Letter to the Patriarch regarding Application for Absolution

As though changing your name
each time reborn
would absolve you

As though by propitiating Durga
As though by chanting Hail Mary
As though there will be 72 virgins

Footbinder, property bandit, Inquisitor, Ass
No goddess will come
to your fucking after-party

As though there is absolution
for this formula:
drowning equals innocent
surviving equals guilty

Guilty:
Of seducing stars, moon,
sun, earth, life
Of knowing the names
of plants and their uses
Of placing a cool palm
on your fevered brow
Of intimate acquaintance
with the scent of jasmine

Of bearing a girl child
Of letting her hair down

I could go on

Don’t ask about the dead girl
What was she wearing
and did she go nightclubing
None of your business
Don’t tell me how her
aspirations frightened you

Ingrate
Yes, you who have danced
on the graves of my sisters
Your name carries
the density of Osmium
and the haunting
of a million ghosts

If it’s absolution you seek
next time come back
as She

Bionote:

Margaret Mascarenhas is a transnational novelist, essayist and poet of Indian, Native American, Dutch and French descent whose work focuses on pushing the boundaries of race, gender, genre and resistance. She is the author of the diasporic novels Skin, set in colonial India and The Disappearance of Irene Dos Santos, set in Venezuela, where she grew up. She has published one volume of poetry and sketches, Triage–casualties of love and sex. She is currently working on a third novel , set partly in the Middle East, a collection of short stories, and a second collection of poetry titled This is how you fix what is broken.  She divides her time between Goa, India, and Ponte de Lima , Portugal.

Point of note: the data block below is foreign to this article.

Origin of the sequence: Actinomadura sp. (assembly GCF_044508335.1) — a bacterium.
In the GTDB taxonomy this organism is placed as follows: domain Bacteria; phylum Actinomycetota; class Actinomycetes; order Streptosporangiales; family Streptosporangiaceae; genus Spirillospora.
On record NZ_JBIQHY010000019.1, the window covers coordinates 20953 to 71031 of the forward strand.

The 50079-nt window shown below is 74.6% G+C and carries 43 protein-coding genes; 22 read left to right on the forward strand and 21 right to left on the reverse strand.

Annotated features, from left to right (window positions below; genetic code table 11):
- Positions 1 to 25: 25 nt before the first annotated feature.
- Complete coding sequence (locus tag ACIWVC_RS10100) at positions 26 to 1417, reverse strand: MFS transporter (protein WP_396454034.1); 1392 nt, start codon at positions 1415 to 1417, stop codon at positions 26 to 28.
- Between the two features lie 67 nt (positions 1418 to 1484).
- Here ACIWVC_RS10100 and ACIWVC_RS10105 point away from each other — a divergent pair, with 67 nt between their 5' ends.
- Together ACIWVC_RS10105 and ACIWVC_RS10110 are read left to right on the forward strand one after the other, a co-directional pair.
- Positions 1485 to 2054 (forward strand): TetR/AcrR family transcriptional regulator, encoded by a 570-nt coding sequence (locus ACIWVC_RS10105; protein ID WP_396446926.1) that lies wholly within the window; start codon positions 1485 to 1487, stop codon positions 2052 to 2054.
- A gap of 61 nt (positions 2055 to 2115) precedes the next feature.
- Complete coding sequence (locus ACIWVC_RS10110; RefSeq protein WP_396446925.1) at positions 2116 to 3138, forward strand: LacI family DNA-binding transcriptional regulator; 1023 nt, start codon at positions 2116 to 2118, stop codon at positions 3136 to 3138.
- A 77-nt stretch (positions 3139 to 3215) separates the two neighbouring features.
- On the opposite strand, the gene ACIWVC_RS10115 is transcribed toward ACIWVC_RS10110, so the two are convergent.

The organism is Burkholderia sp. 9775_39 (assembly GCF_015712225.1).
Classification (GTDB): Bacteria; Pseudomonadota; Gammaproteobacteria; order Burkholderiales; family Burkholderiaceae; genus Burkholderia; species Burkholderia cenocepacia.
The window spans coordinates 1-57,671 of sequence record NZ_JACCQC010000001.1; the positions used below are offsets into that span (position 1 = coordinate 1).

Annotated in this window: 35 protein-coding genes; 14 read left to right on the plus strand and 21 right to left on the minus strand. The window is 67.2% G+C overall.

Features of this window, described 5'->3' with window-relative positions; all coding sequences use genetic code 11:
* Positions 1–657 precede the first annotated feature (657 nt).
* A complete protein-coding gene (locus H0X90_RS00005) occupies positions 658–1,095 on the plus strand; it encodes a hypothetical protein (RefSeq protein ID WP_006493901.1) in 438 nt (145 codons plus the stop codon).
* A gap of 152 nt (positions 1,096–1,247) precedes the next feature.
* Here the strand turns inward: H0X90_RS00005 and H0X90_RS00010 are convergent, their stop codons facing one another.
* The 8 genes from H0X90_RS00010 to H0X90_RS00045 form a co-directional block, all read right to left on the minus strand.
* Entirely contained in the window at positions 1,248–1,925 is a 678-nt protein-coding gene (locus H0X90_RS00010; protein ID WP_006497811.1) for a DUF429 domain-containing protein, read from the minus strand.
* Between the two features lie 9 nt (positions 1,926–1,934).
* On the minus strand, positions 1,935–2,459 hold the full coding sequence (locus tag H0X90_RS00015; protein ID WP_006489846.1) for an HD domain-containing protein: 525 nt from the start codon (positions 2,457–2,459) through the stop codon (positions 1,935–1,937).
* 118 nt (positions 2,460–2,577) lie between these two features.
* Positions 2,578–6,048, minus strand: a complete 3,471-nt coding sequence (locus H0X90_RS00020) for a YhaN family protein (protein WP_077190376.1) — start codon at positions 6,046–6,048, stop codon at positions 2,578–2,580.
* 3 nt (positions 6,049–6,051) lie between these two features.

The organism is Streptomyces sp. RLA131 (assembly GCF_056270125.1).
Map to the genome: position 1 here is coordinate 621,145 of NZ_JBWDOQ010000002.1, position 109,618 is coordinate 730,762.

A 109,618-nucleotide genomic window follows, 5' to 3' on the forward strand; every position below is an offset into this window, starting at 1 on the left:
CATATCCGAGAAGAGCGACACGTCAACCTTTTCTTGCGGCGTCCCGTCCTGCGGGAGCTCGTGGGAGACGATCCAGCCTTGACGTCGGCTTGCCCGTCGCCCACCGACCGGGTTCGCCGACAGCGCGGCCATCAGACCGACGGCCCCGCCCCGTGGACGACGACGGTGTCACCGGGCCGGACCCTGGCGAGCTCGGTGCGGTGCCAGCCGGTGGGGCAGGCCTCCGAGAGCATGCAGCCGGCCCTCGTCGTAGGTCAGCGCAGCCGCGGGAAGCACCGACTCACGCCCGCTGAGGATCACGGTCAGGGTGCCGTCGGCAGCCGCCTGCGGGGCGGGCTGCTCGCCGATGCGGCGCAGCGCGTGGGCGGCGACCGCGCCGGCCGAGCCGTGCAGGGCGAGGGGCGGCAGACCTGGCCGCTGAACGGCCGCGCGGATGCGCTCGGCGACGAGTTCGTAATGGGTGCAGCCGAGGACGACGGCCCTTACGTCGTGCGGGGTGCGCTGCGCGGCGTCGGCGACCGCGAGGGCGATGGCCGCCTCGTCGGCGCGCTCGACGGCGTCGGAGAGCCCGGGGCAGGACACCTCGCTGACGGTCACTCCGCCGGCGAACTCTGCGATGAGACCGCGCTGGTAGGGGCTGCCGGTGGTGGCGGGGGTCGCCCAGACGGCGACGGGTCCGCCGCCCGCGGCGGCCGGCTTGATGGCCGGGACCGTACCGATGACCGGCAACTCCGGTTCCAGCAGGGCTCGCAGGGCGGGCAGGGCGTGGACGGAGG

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Margaret Mascarenhas
Margaret Mascarenhas is a transnational novelist, essayist and poet of Indian, Native American, Dutch and French descent whose work focuses on pushing the boundaries of race, gender, genre and resistance. She is the author of the diasporic novels Skin, set in colonial India and The Disappearance of Irene Dos Santos, set in Venezuela, where she grew up. She has published one volume of poetry and sketches, Triage--casualties of love and sex. She is currently working on a third novel , set partly in the Middle East, a collection of short stories, and a second collection of poetry titled This is how you fix what is broken.  She divides her time between Goa, India, and Ponte de Lima , Portugal.

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